Christian Daily: China arrests Christians in Yunnan for allegedly belonging to ‘evil cults’

Christian Daily
Lorraine Caballero 26 December, 2016 11:53 pm

■ Authorities in China’s southwestern Yunnan province have arrested several Christians for allegedly belonging to “evil cults” that oppose the law.

On Oct. 22, Christian woman Tu Yan was apprehended by authorities for allegedly “using a cult organization to undermine the implementation of the law.” A month later, they arrested her for the same charge and even accused her of organizing meetings for two “evil cults,” China Aid details.

A farmer walks past a vegetable field next to newly-built
residential buildings in Chenggong new district of Kunming,
Yunnan province, China, August 5, 2015.
(Reuters / Wong Campion)

Meanwhile, Yunnan authorities also detained four other Christian church members for the same charge as Tu’s. Local Christians claim police have detained 12 individuals, but some of the people have reportedly been released already.

Speaking to China Aid in an interview, Tu’s father said his daughter is not involved in any cult activities. Her lawyer also said he believes she has never been a part of such movements.

On Nov. 27, a similar scenario played out in Yunnan’s capital Kunming. Police reportedly detained eight Christians for allegedly belonging to a Christian sect called the Shouters, which is considered as a cult in China. One of those detained is a Taiwanese citizen.

A few months ago, two Christian summer camp leaders in the Xinjiang Uyghur Autonomous Region were detained for several days after they were charged of indoctrinating minors with superstitious beliefs. Yining County Church members Zhou Yanhua and Gao Ming were about to take a group of children to a camp when police arrived and took them, including all of the kids.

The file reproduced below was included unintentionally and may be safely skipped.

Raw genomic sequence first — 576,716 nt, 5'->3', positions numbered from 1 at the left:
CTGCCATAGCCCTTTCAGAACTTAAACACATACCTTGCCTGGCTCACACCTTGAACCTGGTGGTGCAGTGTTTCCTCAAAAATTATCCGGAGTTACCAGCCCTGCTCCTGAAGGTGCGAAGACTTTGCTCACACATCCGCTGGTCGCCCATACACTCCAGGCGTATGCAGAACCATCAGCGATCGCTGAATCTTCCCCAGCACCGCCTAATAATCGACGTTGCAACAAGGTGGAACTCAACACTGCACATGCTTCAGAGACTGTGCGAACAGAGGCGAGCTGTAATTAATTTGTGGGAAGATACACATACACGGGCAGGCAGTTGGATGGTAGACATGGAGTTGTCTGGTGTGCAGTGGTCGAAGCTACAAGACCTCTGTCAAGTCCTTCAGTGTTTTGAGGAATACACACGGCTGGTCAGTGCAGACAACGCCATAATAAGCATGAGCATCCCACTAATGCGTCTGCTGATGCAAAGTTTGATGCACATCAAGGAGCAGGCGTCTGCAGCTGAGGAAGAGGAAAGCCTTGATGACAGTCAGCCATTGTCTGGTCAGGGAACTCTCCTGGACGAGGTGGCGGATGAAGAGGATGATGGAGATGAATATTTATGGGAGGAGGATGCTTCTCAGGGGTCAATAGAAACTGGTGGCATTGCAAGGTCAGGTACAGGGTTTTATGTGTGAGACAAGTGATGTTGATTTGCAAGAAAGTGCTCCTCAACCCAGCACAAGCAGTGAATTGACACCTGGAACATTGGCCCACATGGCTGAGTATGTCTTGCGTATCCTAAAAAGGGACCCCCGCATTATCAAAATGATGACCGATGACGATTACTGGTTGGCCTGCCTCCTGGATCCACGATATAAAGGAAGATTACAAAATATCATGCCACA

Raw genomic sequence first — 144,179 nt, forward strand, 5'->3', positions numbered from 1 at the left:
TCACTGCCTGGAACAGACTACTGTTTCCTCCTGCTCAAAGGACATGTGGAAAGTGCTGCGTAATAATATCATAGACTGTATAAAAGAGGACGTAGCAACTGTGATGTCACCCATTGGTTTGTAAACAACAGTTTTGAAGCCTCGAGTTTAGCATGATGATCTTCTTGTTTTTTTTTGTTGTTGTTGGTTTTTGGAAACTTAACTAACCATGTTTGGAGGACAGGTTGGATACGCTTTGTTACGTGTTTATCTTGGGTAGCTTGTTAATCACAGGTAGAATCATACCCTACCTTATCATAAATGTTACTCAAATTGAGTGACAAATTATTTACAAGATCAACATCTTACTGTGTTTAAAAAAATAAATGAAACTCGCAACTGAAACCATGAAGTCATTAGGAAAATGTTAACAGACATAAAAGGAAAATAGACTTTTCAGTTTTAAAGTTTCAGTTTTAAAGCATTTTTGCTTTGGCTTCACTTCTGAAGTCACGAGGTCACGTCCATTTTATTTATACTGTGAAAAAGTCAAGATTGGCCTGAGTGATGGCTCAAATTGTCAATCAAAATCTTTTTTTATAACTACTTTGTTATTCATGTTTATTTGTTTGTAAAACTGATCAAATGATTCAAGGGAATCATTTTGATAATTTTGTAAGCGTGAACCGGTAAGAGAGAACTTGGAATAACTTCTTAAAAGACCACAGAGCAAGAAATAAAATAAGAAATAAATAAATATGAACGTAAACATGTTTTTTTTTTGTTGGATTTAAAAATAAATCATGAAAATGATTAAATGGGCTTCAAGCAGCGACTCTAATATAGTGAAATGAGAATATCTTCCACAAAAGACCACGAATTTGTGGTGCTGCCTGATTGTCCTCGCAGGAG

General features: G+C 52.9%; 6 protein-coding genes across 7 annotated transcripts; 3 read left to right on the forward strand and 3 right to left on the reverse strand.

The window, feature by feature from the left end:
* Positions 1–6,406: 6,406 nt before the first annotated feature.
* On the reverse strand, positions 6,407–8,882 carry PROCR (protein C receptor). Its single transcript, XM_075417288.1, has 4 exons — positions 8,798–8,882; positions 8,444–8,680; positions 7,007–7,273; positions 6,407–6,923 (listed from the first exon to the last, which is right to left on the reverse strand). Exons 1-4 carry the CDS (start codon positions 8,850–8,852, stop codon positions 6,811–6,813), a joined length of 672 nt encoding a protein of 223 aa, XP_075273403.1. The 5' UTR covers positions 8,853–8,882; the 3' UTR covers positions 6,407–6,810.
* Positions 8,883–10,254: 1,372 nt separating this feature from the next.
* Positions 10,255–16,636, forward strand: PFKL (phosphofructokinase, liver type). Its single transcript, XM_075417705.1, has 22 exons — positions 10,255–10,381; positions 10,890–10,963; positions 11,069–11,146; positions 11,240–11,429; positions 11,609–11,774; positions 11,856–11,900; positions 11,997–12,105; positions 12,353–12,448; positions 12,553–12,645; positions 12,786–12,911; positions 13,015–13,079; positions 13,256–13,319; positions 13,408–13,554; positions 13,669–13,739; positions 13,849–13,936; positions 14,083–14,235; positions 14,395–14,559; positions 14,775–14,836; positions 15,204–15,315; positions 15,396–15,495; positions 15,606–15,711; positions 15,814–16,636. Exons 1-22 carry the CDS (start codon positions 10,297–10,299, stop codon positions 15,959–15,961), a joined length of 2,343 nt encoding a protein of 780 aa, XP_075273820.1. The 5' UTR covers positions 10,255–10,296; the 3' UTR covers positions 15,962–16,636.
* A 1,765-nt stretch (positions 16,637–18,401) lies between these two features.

Zhou was detained for 10 days while Gao remained under police custody for 15 days. Xie Xianhua, a church elder, said officials told the families and the school teachers of the children that the students could be blocked from being admitted to higher levels and the teachers’ wages could be reduced.

Under the Chinese law, religious teaching is forbidden until an individual reaches the age of 18. The law considers these teachings to be a form of brainwashing, and parents and church leaders could be punished for letting children participate in Christian activities.

ChinaAid Media Team
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